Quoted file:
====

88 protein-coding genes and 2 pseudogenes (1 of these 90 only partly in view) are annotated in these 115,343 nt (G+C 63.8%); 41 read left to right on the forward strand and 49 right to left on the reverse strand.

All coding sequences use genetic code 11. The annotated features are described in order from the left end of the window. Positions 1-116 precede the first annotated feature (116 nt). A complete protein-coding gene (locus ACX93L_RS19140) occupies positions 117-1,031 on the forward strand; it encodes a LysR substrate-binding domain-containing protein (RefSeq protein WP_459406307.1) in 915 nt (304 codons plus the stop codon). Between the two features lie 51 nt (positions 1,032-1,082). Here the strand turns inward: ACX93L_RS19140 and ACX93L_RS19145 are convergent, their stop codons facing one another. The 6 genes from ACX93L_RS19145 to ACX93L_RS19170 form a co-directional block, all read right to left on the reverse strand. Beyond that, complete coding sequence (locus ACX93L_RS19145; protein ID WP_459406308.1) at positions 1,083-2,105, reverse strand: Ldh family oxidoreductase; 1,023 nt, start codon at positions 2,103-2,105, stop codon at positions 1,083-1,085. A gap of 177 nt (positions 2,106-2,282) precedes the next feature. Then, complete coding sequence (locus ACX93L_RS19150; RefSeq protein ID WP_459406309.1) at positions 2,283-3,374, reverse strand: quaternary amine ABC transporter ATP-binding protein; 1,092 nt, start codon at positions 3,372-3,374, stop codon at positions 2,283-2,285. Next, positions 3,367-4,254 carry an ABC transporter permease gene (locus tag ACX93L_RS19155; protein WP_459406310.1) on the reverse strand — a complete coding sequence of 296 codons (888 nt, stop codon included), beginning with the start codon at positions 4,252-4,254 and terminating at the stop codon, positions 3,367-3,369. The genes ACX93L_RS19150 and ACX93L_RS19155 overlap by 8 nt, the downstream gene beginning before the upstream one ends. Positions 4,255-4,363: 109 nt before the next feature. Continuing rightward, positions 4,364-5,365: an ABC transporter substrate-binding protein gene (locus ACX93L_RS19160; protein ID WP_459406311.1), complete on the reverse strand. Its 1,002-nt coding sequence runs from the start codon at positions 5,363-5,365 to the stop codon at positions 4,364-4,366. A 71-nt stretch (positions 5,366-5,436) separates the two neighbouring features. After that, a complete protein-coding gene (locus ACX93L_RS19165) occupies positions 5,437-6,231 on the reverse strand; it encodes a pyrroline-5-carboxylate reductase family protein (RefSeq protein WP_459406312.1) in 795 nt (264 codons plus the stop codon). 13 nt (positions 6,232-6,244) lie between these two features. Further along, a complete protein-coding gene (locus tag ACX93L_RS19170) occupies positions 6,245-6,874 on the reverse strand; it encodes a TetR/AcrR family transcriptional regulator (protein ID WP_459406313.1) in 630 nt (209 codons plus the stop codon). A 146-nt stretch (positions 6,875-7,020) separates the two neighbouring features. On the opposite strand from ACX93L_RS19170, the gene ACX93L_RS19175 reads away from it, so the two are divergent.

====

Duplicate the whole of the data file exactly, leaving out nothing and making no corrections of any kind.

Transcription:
88 protein-coding genes and 2 pseudogenes (1 of these 90 only partly in view) are annotated in these 115,343 nt (G+C 63.8%); 41 read left to right on the forward strand and 49 right to left on the reverse strand.

All coding sequences use genetic code 11. The annotated features are described in order from the left end of the window. Positions 1-116 precede the first annotated feature (116 nt). A complete protein-coding gene (locus ACX93L_RS19140) occupies positions 117-1,031 on the forward strand; it encodes a LysR substrate-binding domain-containing protein (RefSeq protein WP_459406307.1) in 915 nt (304 codons plus the stop codon). Between the two features lie 51 nt (positions 1,032-1,082). Here the strand turns inward: ACX93L_RS19140 and ACX93L_RS19145 are convergent, their stop codons facing one another. The 6 genes from ACX93L_RS19145 to ACX93L_RS19170 form a co-directional block, all read right to left on the reverse strand. Beyond that, complete coding sequence (locus ACX93L_RS19145; protein ID WP_459406308.1) at positions 1,083-2,105, reverse strand: Ldh family oxidoreductase; 1,023 nt, start codon at positions 2,103-2,105, stop codon at positions 1,083-1,085. A gap of 177 nt (positions 2,106-2,282) precedes the next feature. Then, complete coding sequence (locus ACX93L_RS19150; RefSeq protein ID WP_459406309.1) at positions 2,283-3,374, reverse strand: quaternary amine ABC transporter ATP-binding protein; 1,092 nt, start codon at positions 3,372-3,374, stop codon at positions 2,283-2,285. Next, positions 3,367-4,254 carry an ABC transporter permease gene (locus tag ACX93L_RS19155; protein WP_459406310.1) on the reverse strand — a complete coding sequence of 296 codons (888 nt, stop codon included), beginning with the start codon at positions 4,252-4,254 and terminating at the stop codon, positions 3,367-3,369. The genes ACX93L_RS19150 and ACX93L_RS19155 overlap by 8 nt, the downstream gene beginning before the upstream one ends. Positions 4,255-4,363: 109 nt before the next feature. Continuing rightward, positions 4,364-5,365: an ABC transporter substrate-binding protein gene (locus ACX93L_RS19160; protein ID WP_459406311.1), complete on the reverse strand. Its 1,002-nt coding sequence runs from the start codon at positions 5,363-5,365 to the stop codon at positions 4,364-4,366. A 71-nt stretch (positions 5,366-5,436) separates the two neighbouring features. After that, a complete protein-coding gene (locus ACX93L_RS19165) occupies positions 5,437-6,231 on the reverse strand; it encodes a pyrroline-5-carboxylate reductase family protein (RefSeq protein WP_459406312.1) in 795 nt (264 codons plus the stop codon). 13 nt (positions 6,232-6,244) lie between these two features. Further along, a complete protein-coding gene (locus tag ACX93L_RS19170) occupies positions 6,245-6,874 on the reverse strand; it encodes a TetR/AcrR family transcriptional regulator (protein ID WP_459406313.1) in 630 nt (209 codons plus the stop codon). A 146-nt stretch (positions 6,875-7,020) separates the two neighbouring features. On the opposite strand from ACX93L_RS19170, the gene ACX93L_RS19175 reads away from it, so the two are divergent.